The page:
While Halloween isn't every day for you or your students, this has been a great reminder for me of the excitingly stressful process you venture into with your students at the beginning of each project design & the launch with students. For you as you design projects, it probably feels a little like this:
- Phase 1: Define your goal - What big ideas will students tackle in the discipline? What question(s) will drive student learning?
- Phase 2: Identify solution criteria - What targeted standards & skills will students need to develop in order to be successful in the project?
- Phase 3: Generate possible solutions - What type of authentic tasks could students engage in to deepen their understanding of the discipline?
- Phase 4: Make a decision - What are the pro's and con's of each possibility? Which is the most feasible and still meets the solution criteria?
- Phase 5: Create, design, implement -
- What need-to-knows might students generate and how can those questions drive the learning?
- What project benchmarks will help guide the learning? What should students be doing in the various phases of the project (early, middle, and late)?
- How will students engage in inquiry throughout the phases of the project?
- What scaffolding activities will help to address students' need-to-knows & the targeted knowledge & skills?
- What opportunities will there be for feedback & critique, reflection, & revision of work?
- How will creativity & student choice be incorporated throughout the project?
- Phase 6: Evaluate its success - Does this project meet my goal and address the solution criteria? Where are your Critical Friends when ya need 'em!? Do I need to move back through any of these phases re-address areas of this project's design?
And for your students, the 3-4 weeks of your PBL unit, or 3-5 days of your PBL problem should feel like a Halloween blitz as well! "What's the problem I'm trying to solve?" (This is when they might write/articulate the problem statement)? followed by "What will it look/sound like if I've successfully solved the problem?" (This is when they'll revisit the Entry Event for "criteria" and probably be introduced to the rubric which will guide them as well.) They will then begin to dream up all the things they can & want to do to solve this problem (This often means you, as the teacher, are creating time for them to do that and guiding them to keep solution criteria in mind while not jumping straight to making ONE decision.) Students will choose one of their many ideas and start bringing it to life (Students will need support in making decisions with many on the table, and if they're making a collaborative decision... they'll need some guiding prompts/templates/matrices to help them in this process as well). With a decision "made" (knowing they may come back to this phase and select another option after they start researching, applying knowledge, and creating towards their decision), students will begin diving even more deeply into questions they need-to-know to support them in reaching their goal (so get those workshops ready)!!!! And as they gain solid momentum on their research, they'll want to ask their peers, or other teams, if it seems like they're on the right track. If so, they'll cycle back to phase 5 and keep pushing on. If not, maybe they move back to phase 3! Either way.... this excitedly, stressful process is certainly one that supports their ability to problem solve but also gives them voice and ownership in the project as well.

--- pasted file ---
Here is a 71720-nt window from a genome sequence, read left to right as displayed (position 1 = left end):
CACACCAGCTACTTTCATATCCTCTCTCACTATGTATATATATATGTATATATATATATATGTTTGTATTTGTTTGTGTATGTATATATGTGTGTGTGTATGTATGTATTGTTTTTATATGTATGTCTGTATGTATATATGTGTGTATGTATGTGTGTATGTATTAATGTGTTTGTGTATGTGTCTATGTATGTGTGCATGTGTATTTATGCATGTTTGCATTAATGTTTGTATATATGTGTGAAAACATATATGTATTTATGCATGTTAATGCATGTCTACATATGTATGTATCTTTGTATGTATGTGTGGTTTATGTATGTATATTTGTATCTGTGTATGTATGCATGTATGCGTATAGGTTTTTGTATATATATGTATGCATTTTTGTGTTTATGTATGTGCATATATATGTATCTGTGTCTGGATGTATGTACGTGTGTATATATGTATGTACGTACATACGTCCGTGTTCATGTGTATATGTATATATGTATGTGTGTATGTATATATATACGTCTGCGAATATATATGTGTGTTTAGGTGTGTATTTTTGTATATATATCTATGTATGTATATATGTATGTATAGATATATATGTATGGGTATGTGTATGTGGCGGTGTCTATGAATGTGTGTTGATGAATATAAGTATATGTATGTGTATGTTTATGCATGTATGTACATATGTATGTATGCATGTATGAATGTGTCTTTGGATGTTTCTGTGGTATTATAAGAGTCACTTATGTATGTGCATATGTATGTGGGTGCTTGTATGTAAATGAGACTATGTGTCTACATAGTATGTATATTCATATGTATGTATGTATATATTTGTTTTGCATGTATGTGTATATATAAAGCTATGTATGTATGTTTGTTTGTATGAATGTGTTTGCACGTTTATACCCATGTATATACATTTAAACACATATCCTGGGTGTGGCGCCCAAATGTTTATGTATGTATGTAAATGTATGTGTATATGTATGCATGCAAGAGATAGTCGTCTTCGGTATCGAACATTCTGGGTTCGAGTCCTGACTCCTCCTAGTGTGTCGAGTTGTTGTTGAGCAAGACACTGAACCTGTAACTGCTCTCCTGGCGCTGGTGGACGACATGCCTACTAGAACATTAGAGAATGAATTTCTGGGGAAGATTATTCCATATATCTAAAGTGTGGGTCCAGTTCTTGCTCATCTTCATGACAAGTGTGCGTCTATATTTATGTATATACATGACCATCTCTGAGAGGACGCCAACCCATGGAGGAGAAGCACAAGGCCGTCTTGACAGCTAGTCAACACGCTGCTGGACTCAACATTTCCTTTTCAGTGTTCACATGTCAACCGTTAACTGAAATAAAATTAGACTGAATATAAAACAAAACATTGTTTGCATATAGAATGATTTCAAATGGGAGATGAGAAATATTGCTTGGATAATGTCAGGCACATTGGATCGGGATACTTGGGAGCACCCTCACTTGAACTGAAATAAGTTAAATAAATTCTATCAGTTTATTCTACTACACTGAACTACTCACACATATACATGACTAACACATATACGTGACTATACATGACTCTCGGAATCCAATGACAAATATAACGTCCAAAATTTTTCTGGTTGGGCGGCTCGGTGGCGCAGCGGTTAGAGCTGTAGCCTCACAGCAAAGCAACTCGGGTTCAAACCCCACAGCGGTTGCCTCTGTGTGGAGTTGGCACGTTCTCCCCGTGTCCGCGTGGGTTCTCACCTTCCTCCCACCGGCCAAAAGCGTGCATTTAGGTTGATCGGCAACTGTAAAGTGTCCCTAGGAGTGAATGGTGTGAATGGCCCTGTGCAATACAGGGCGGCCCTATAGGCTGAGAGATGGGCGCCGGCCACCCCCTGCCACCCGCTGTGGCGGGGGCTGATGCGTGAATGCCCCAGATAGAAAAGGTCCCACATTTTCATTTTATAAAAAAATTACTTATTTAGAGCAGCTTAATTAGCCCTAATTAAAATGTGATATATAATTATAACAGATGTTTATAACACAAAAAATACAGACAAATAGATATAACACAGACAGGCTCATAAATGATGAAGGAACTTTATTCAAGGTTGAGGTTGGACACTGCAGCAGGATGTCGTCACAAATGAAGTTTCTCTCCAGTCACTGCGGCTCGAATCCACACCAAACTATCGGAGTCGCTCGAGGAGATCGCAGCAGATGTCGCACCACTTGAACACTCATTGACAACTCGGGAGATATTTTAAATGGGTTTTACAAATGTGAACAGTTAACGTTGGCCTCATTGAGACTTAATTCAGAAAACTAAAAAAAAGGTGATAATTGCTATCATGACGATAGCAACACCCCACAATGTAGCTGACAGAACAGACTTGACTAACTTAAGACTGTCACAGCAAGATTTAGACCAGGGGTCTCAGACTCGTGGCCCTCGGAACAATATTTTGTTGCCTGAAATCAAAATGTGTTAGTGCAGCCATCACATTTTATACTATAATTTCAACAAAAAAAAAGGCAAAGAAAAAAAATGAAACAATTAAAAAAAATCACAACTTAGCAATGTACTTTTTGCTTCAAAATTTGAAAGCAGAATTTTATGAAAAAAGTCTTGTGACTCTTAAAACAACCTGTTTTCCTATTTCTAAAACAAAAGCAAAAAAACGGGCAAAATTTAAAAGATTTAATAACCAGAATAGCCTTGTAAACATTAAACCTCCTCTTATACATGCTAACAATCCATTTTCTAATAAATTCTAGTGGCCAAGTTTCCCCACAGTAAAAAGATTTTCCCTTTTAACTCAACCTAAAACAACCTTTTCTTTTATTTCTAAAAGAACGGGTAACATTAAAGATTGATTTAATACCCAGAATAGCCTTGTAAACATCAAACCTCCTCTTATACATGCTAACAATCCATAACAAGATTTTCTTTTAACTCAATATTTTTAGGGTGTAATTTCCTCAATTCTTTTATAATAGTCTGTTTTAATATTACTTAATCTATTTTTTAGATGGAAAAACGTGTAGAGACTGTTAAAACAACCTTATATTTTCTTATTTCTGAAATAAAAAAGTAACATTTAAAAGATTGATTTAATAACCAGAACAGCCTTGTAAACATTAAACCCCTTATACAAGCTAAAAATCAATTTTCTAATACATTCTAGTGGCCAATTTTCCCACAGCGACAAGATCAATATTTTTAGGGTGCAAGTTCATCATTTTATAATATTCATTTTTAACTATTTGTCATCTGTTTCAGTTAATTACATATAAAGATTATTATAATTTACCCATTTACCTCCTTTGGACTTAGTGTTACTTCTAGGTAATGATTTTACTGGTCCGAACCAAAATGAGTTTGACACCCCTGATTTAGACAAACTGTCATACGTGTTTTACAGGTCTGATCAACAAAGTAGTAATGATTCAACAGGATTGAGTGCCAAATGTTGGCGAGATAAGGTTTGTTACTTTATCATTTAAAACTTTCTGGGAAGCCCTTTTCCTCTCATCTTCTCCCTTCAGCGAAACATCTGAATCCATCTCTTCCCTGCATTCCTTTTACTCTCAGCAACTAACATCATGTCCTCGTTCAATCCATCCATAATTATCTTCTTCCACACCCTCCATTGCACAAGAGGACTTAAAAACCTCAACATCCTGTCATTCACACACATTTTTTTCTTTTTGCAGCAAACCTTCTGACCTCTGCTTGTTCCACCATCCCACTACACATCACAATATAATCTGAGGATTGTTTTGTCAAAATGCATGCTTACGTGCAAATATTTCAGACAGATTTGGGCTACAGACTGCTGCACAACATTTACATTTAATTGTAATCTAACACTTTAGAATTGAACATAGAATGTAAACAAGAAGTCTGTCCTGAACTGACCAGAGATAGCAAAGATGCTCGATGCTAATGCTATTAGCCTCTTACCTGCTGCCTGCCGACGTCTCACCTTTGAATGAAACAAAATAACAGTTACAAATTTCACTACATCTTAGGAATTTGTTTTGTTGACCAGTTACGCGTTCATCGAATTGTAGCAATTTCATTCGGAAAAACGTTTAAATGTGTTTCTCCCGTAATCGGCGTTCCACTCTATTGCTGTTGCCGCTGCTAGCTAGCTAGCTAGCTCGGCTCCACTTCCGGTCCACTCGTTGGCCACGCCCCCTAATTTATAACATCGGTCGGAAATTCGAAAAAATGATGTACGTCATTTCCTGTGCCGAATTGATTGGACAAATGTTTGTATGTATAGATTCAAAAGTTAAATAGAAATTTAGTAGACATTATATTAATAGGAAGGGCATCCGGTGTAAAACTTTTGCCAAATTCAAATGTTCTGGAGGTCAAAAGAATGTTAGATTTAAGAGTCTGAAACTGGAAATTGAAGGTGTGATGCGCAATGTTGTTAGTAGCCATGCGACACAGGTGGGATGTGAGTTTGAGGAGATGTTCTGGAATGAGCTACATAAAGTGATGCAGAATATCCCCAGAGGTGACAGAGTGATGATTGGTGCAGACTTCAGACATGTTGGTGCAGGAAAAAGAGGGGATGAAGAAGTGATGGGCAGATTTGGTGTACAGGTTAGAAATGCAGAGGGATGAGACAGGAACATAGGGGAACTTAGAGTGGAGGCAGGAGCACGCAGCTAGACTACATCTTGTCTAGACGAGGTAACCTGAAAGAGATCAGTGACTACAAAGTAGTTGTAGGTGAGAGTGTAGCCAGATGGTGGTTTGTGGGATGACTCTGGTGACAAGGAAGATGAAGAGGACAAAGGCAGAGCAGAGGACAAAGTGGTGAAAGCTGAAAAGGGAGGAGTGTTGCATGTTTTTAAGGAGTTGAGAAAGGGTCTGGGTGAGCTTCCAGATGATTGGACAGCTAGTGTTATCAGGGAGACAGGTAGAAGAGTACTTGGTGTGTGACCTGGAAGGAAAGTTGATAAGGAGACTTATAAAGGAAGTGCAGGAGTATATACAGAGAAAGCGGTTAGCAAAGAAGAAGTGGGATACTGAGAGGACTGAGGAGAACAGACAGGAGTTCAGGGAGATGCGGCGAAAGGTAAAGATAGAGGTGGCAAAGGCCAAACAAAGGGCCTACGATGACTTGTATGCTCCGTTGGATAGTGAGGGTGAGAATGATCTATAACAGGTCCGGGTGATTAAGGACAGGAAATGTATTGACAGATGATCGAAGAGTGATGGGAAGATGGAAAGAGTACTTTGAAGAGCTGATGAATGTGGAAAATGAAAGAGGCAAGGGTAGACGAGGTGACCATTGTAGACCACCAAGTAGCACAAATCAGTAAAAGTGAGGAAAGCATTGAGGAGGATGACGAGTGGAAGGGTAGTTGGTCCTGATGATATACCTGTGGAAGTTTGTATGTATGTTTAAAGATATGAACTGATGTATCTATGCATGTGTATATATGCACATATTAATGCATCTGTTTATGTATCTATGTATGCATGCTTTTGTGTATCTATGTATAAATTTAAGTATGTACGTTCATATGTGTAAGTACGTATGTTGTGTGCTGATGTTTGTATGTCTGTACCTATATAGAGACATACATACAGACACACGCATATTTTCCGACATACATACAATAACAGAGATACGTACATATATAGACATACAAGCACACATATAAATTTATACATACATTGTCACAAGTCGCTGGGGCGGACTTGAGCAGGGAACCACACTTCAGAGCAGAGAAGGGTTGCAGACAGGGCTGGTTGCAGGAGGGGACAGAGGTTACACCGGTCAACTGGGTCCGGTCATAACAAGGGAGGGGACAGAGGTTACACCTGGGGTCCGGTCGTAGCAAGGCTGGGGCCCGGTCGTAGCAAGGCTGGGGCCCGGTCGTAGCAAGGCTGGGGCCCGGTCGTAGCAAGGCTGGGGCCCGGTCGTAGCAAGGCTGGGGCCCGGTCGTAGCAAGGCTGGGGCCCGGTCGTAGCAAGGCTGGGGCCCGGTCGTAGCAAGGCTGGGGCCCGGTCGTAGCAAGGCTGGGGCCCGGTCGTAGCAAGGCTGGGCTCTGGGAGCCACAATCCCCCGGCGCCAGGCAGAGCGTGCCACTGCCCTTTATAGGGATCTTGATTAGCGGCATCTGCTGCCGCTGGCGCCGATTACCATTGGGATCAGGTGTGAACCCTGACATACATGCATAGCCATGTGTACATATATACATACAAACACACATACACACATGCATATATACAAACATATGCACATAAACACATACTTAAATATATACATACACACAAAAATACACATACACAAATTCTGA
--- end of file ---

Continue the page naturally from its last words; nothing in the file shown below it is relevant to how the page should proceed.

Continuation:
Here's to many more project designs and weeks of implementation which eb and flow resulting in plenty of creative treats and not so many disconnected tricks in your classroom!
Peace, love, and Happy Halloween!!!